Does renewable energy promote energy security and economic growth in the Association of Southeast Asian Nations?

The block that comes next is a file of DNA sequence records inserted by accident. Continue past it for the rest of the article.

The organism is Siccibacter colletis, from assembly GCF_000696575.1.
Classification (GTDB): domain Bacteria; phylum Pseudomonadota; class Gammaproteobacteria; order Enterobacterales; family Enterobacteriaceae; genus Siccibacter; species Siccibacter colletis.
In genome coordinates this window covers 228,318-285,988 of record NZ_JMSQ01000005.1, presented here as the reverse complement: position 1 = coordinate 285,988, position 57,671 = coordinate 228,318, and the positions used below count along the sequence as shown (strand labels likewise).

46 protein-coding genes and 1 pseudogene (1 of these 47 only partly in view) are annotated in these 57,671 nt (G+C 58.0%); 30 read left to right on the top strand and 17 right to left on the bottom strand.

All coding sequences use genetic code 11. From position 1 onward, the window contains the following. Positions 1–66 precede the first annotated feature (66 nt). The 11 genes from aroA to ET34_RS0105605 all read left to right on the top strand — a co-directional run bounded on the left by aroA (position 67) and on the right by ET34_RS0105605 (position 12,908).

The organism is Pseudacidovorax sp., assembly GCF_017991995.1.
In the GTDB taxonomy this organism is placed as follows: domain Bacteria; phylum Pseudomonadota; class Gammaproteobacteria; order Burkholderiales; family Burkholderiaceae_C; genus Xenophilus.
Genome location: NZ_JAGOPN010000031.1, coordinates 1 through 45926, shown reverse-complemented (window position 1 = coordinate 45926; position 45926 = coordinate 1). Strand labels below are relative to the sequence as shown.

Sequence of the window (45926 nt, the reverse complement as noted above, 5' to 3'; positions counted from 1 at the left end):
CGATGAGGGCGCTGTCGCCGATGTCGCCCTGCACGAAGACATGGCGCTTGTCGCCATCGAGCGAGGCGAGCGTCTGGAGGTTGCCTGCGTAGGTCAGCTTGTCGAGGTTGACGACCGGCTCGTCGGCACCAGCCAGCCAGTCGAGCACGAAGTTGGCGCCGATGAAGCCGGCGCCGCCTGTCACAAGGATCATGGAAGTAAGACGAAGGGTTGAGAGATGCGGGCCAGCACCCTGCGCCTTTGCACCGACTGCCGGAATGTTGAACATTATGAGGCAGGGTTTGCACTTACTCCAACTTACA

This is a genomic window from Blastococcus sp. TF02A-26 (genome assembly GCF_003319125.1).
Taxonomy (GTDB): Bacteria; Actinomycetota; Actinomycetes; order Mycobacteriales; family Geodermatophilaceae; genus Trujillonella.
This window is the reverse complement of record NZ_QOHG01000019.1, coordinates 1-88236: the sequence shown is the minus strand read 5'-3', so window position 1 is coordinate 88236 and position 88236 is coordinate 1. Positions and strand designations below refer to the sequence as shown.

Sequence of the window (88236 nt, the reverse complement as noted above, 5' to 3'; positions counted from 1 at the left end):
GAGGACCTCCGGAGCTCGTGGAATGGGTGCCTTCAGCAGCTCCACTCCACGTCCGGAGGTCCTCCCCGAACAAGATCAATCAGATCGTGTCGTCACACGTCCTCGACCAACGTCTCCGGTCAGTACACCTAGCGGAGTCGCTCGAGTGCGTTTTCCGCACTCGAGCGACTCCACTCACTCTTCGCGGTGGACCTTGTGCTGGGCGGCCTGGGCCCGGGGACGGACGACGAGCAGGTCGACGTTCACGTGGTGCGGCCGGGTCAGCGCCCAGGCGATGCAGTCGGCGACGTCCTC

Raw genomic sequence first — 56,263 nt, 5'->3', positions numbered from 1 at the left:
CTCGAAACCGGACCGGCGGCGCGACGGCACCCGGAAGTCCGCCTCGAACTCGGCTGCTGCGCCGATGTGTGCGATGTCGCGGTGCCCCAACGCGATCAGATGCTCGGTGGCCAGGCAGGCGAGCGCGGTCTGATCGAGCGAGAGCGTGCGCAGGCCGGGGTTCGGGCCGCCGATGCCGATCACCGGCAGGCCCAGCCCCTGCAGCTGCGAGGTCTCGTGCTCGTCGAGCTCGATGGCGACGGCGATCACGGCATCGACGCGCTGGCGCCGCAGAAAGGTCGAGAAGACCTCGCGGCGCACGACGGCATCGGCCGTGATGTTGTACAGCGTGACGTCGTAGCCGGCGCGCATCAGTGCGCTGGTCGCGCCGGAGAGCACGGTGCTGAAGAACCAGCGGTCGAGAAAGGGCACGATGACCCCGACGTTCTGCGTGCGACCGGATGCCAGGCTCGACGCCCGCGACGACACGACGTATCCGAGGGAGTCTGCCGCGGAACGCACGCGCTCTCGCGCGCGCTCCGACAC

Achieving the twin objectives of energy sustainability and economic development is central to global economic regions like the Association of Southeast Asian Nations (ASEAN). However, ASEAN economies suffer from energy supply shortages and are unable to match energy demand and supply, resulting in energy insecurity that can adversely affect the sustainable growth of the region. The purpose of this chapter is to examine the role played by renewable energy in delivering the twin objectives of energy security and economic growth in the ASEAN region. The panel data econometrics technique based on the Westerlund cointegration and Granger causality tests is used to examine long-run equilibrium relationships and causality among eight ASEAN countries from 1980 to 2018. The study finds a long-run relationship between renewable energy, energy security, and economic growth for ASEAN economies, and the results confirm a feedback relationship between renewable energy and economic growth, as well as a bidirectional causality relationship between energy security and economic growth. Therefore, we suggest that the ASEAN governments improve the supply of renewable energy by expanding channels for renewable energy funding to enhance energy security and achieve long-run sustainable economic growth in the region. Our results are consistent across different estimators and account for cross-sectional dependence, heterogeneity, and endogeneity.